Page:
12. Seek support, not tolerance.
You’re going to need help with anything and everything. Make sure you have people in your corner who do more than just nod and say, “that’s nice,” when you tell them your dreams.
13. Spend time before you spend money.
Invest in reading and talking and finding out before you plunk down a ton of money on a degree or a certification or a relocation. You might find that you don’t have to write a check to compose your future.

14. Don’t confuse a job with a purpose.
If you are working to support your family, they are your real bosses. If you are working to further a goal or idea, don’t let your paycheck (however plump it is) become an obstacle to it.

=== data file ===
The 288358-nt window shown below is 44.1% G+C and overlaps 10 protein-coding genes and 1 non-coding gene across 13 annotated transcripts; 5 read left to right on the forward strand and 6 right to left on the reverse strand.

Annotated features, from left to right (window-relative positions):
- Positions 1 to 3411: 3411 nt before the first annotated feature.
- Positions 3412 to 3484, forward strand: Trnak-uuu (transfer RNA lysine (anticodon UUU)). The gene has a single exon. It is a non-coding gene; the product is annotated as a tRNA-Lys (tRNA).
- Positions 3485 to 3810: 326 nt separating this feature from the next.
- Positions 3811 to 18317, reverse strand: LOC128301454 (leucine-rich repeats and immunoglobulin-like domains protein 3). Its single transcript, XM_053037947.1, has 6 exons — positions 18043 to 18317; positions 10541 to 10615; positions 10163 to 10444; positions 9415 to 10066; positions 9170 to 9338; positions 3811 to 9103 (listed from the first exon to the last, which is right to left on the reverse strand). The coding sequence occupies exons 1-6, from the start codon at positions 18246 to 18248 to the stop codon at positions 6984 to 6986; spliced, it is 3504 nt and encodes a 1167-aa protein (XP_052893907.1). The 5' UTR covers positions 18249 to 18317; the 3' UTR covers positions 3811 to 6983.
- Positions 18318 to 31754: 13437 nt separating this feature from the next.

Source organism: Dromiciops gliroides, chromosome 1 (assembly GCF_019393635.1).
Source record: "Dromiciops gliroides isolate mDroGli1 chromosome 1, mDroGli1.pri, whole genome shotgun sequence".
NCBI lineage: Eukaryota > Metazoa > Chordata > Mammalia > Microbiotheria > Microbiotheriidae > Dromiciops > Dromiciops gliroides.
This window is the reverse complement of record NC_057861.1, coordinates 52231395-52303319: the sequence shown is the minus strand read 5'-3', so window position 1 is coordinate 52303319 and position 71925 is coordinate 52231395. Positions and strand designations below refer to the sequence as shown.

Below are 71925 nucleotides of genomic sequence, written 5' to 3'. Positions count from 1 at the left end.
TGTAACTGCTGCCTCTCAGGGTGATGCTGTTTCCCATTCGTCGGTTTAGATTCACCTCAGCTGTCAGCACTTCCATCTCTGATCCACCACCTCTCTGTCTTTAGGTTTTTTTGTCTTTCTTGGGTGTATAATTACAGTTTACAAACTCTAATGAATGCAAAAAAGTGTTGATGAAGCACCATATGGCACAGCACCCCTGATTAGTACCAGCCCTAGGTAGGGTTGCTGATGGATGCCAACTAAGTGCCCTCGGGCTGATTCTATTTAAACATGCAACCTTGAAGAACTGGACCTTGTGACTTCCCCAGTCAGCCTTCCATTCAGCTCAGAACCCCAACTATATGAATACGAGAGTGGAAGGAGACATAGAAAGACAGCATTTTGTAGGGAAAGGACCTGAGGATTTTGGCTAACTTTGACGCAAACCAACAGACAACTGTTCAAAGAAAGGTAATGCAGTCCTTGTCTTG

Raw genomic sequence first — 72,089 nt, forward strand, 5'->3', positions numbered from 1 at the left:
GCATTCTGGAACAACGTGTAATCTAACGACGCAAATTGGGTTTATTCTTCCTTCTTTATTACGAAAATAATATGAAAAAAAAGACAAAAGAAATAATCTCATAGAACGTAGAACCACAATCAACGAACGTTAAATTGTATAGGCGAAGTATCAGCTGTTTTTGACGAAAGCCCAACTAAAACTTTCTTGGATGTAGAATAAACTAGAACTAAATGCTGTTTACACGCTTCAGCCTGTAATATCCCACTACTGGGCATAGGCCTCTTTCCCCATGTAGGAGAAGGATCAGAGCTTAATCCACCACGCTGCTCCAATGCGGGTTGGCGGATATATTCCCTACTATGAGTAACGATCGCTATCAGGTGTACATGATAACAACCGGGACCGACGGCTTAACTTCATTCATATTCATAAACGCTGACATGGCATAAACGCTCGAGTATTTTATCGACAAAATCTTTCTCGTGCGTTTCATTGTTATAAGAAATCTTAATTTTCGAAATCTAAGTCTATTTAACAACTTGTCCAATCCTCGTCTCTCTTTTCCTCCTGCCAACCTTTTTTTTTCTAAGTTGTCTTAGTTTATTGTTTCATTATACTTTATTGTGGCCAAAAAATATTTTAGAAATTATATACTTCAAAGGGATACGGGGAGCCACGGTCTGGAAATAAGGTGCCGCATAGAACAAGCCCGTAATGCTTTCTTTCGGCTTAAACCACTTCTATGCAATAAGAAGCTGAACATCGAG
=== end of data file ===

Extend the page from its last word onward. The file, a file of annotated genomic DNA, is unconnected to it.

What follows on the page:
15. Consider your epitaph, not your resume.
Thinking long term can help you see both what’s vitally important and what’s certainly silly.
16. There’s no need to be THE best.
Very few people are the very best in the world at anything. Doing your best doesn’t mean you have to be THE best. Your best is more than enough.
17. Don’t keep score.
No one will be at the top or bottom of their game forever, and who you perceive as your competition is a constantly changing cast of characters. Keeping score can become a full-time job if you let it, and that’s an awful way to spend a day, much less a lifetime.
18. Change course if you find yourself coasting.  
It’s possible to get stuck on a very easy and vaguely rewarding path, like a cushy or undemanding job. If you feel yourself simply rolling along, it’s time to switch gears, because coasting can atrophy your dreams.